What is Acupuncture?
Is there anything you would like to know about acupuncture?
Well today is your lucky day, as I interviewed Eric Martin, LAC one of Bastyr Clinic’s finest acupuncturists.
On top of that, Eric is a walking Rolodex of herbal information. I first met Eric in an advanced Botany class, as he was one of the teachers at the time, and I stuck to him like glue writing down everything he said about every plant we walked by.
So, since so many friends and family ask me about acupuncture, I thought I would take you all straight to the source. The following interview questions are the ones I most commonly get:
How does the philosophy of Chinese Medicine differ from Traditional Western medicine?
There are far more differences than similarities between Chinese medicine and Western medicine. The analogy I like to use is that Western medicine tends to view the body like a machine, whereas Chinese medicine views the body like a garden. In the western “machine” paradigm, you tend to view the body as unique, individual, yet connected parts. If someone has a bad knee, you take it out a put in a new one. Are you low on a particular nutrient? Just take a supplement.
In the garden paradigm, there is a focus on the balance of the entire system. Primarily Chinese medicine is asking are things too hot or too cold? Too wet or too dry? If, for example things are too wet, we need to know why things are too wet. Again just like a garden, is there too much rain? Not enough sun? Or maybe the soil simply is not draining properly. Any of these conditions would lead to too much dampness, but each would be remedied differently.
Interestingly, I think both the machine and garden systems of thinking are useful. In many ways the human body is like a machine; but I believe the human condition is much more like a garden.
Another fundamental difference between the western and eastern view, is that while western medicine is focused largely on form, Chinese medicine is almost entirely concerned with function. This can be clearly seen when contrasting the “spleen” in western and eastern medicines.
A western medical doctor could tell you where the spleen is located, what size it is, what types of cells it is composed of, etc. Chinese medicine on the other hand, views the spleen entirely as a set of functions. The “spleen” in Chinese medicine is all about the metabolism of nutrients, from digestion, absorption, and utilization throughout the body. From a western stand point these processes take place across multiple organs, but in Chinese medicine the entire process of absorbing and utilizing the energy stored in food is attributed to the spleen.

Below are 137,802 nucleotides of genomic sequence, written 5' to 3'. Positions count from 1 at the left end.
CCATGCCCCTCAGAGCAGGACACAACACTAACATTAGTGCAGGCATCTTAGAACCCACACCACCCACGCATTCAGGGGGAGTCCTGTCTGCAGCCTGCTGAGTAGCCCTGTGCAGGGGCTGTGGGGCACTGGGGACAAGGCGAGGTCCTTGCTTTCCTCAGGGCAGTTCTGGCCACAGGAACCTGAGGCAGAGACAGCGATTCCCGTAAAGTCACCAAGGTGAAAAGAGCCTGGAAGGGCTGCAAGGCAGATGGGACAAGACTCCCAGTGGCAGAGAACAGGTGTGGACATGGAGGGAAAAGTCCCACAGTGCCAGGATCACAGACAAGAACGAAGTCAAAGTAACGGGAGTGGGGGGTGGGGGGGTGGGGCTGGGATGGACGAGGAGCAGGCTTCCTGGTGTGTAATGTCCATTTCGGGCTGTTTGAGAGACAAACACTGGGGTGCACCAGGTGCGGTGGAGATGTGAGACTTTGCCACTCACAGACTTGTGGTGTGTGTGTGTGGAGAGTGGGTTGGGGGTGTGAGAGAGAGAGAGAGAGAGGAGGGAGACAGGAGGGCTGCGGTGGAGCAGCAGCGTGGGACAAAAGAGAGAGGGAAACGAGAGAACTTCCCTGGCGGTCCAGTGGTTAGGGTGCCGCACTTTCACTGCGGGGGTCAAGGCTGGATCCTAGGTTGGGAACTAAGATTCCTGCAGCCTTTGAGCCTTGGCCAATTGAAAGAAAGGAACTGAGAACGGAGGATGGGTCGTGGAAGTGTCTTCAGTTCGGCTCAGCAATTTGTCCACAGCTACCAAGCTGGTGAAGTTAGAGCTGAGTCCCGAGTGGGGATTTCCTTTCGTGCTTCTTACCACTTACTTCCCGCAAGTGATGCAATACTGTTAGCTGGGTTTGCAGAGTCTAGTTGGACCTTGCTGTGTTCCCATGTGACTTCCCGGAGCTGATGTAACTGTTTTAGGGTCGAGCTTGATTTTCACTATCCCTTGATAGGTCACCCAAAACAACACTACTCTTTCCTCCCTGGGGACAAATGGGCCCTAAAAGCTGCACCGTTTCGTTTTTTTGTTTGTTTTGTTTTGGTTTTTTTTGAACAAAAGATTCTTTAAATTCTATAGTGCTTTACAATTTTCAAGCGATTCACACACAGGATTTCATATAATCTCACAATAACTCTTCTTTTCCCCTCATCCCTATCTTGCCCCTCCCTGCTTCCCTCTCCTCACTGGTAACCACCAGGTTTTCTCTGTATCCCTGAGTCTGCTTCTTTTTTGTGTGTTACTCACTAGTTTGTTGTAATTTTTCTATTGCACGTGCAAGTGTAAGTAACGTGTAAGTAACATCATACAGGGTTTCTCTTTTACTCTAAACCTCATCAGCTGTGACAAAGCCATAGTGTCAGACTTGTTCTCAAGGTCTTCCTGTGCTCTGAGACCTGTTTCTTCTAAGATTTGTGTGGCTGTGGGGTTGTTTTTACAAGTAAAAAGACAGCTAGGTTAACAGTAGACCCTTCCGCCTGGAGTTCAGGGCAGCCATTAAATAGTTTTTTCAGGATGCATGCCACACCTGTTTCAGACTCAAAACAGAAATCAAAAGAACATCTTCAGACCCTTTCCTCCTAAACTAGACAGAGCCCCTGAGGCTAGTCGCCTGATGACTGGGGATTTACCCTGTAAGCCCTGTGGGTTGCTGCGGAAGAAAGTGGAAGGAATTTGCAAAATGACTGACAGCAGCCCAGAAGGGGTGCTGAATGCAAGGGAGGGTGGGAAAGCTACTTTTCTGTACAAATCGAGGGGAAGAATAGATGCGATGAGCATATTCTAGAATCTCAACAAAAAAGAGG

Does acupuncture hurt?
This is a tricky question. No, acupuncture does not hurt, but neither is it without sensation. First, acupuncture needles are extremely thin, a little thicker than the width of a human hair, a bit thinner than your cat’s whiskers.
The sensation of an acupuncture needle is nothing at all like a hypodermic needle. Acupuncture needles, when correctly inserted, will often illicit a dull, or heavy sensation at the point of insertion. Most patients actually enjoy the sensation. As my patients grow more comfortable with the process they actually will let me know if they are not feeling anything, because they know that heavy “Qi” sensation means the needle is working.
Are there any side effects to acupuncture?
Serious side effects of acupuncture are very rare. The most common side effect of acupuncture is bruising at the site of needle insertion. Some patients may experience what is known as “needle sickness” which is a temporary sense of faintness or light headedness. If you have had problems with needles in the past (fainting with piercings, or injections) you should discuss this with your acupuncturist prior to treatment
What do you recommend for patients with a fear of needles?
Acupuncture is not for everyone. If you have a serious aversion to needles, you may want to consider other options. I do work with several patients who I do not needle, but instead use tuning forks held at acupuncture points and Chinese herbal medicine.
What kinds of conditions does acupuncture best help?
Almost anything. Acupuncture is a complete system of medicine developed over thousands of years, as such its application is very wide. That is not to say that every patient will benefit, but the vast majority of patients will find some level of benefit, regardless of the condition.
That being said, the most commonly used and widely accepted application of acupuncture is for pain. Both chronic and acute pain responds well to acupuncture, and there is a growing body of research that supports the use of acupuncture for pain relief.
The World Health Organization has done an extensive review of acupuncture research conducted over the past 20 years and in 2003 published the following list of conditions:
1. Diseases, symptoms or conditions for which acupuncture has been proved-through controlled trials-to be an effective treatment: